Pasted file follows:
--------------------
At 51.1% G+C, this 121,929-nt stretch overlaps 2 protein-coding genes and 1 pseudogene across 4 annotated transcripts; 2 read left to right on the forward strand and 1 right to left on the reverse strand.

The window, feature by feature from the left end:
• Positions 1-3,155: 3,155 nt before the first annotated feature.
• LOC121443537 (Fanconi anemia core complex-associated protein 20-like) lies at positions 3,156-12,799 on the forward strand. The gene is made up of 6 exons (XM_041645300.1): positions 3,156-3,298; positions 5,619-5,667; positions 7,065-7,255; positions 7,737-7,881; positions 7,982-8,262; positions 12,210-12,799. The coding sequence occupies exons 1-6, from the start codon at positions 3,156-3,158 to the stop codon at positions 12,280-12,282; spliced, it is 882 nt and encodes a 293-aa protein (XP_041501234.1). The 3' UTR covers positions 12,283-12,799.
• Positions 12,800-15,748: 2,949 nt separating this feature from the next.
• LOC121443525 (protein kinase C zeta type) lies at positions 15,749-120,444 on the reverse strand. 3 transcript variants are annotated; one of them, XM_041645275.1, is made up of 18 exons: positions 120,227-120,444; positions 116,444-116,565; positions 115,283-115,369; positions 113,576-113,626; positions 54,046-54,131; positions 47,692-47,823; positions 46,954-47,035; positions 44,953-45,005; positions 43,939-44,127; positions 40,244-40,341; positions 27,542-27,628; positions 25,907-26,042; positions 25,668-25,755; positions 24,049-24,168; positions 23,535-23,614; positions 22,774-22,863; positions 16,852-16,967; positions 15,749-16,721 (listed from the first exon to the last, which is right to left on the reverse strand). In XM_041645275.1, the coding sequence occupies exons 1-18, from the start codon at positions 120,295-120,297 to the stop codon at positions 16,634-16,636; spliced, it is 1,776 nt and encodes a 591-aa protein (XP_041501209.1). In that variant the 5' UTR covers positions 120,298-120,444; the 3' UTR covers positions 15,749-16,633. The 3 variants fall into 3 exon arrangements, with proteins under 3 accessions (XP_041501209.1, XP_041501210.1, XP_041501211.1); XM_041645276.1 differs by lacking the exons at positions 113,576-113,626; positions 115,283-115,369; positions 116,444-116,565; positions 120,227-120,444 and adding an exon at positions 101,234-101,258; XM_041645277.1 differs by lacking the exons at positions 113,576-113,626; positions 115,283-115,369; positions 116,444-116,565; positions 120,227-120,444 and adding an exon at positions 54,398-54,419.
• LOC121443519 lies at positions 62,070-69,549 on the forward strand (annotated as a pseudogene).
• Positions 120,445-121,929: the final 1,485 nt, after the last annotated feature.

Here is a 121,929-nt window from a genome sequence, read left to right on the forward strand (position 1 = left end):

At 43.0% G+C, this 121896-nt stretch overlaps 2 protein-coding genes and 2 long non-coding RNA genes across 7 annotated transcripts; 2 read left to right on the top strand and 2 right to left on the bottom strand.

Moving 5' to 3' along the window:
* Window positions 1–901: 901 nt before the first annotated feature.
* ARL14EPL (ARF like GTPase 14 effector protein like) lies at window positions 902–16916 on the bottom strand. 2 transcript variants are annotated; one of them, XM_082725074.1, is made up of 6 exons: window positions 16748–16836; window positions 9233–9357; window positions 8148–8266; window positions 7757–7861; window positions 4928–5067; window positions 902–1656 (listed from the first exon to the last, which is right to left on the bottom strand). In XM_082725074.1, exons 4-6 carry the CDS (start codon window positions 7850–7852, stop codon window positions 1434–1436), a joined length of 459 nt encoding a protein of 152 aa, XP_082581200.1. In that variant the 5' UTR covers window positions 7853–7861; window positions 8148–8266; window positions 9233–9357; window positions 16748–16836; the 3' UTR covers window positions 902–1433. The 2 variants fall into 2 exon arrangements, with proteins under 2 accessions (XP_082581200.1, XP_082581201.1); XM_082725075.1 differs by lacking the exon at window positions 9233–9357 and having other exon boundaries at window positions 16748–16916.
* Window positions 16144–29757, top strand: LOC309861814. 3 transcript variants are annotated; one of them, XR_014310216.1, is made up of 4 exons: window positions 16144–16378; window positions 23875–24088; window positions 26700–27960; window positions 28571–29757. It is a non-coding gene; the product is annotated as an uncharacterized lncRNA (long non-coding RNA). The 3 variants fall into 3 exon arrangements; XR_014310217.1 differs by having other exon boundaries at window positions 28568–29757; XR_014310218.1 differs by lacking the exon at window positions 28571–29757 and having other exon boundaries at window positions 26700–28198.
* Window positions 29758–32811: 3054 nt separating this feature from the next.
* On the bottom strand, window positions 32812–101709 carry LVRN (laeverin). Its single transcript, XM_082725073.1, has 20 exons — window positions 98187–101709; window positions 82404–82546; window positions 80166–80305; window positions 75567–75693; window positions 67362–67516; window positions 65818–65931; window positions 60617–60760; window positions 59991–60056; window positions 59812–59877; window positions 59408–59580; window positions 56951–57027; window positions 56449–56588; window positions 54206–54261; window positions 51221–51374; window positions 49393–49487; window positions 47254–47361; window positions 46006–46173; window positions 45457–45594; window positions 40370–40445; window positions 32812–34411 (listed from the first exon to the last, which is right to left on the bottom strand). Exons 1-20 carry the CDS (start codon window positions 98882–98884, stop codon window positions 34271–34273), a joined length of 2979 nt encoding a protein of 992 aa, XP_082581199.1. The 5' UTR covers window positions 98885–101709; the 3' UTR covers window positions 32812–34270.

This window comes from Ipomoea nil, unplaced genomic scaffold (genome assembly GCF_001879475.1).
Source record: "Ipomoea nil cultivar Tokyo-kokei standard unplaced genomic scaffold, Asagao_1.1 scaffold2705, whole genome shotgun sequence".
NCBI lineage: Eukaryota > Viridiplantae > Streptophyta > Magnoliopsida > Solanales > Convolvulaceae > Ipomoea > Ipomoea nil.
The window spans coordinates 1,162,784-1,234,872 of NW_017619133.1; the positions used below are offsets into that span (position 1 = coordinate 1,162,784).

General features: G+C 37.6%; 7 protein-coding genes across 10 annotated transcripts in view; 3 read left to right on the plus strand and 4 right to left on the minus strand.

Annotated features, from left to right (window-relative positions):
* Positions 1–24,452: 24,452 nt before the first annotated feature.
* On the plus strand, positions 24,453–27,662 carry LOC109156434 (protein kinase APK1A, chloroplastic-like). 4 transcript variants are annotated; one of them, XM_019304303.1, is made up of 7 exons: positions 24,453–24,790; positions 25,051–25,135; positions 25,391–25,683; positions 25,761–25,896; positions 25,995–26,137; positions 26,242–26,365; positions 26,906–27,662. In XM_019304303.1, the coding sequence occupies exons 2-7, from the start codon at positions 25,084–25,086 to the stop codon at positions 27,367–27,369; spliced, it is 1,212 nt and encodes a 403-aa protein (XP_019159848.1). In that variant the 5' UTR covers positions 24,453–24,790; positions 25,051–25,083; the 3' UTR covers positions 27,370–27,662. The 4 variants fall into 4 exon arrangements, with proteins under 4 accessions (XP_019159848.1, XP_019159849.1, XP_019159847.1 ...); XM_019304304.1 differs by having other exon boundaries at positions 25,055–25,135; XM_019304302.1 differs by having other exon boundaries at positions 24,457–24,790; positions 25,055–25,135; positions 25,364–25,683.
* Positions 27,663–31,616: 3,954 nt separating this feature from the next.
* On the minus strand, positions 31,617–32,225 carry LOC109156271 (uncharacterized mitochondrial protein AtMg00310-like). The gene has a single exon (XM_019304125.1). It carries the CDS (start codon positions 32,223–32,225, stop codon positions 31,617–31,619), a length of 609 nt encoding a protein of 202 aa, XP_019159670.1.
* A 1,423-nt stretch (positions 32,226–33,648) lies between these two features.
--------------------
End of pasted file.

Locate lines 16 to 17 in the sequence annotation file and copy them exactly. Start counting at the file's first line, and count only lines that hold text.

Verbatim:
* On the bottom strand, window positions 32812–101709 carry LVRN (laeverin). Its single transcript, XM_082725073.1, has 20 exons — window positions 98187–101709; window positions 82404–82546; window positions 80166–80305; window positions 75567–75693; window positions 67362–67516; window positions 65818–65931; window positions 60617–60760; window positions 59991–60056; window positions 59812–59877; window positions 59408–59580; window positions 56951–57027; window positions 56449–56588; window positions 54206–54261; window positions 51221–51374; window positions 49393–49487; window positions 47254–47361; window positions 46006–46173; window positions 45457–45594; window positions 40370–40445; window positions 32812–34411 (listed from the first exon to the last, which is right to left on the bottom strand). Exons 1-20 carry the CDS (start codon window positions 98882–98884, stop codon window positions 34271–34273), a joined length of 2979 nt encoding a protein of 992 aa, XP_082581199.1. The 5' UTR covers window positions 98885–101709; the 3' UTR covers window positions 32812–34270.

This window comes from Ipomoea nil, unplaced genomic scaffold (genome assembly GCF_001879475.1).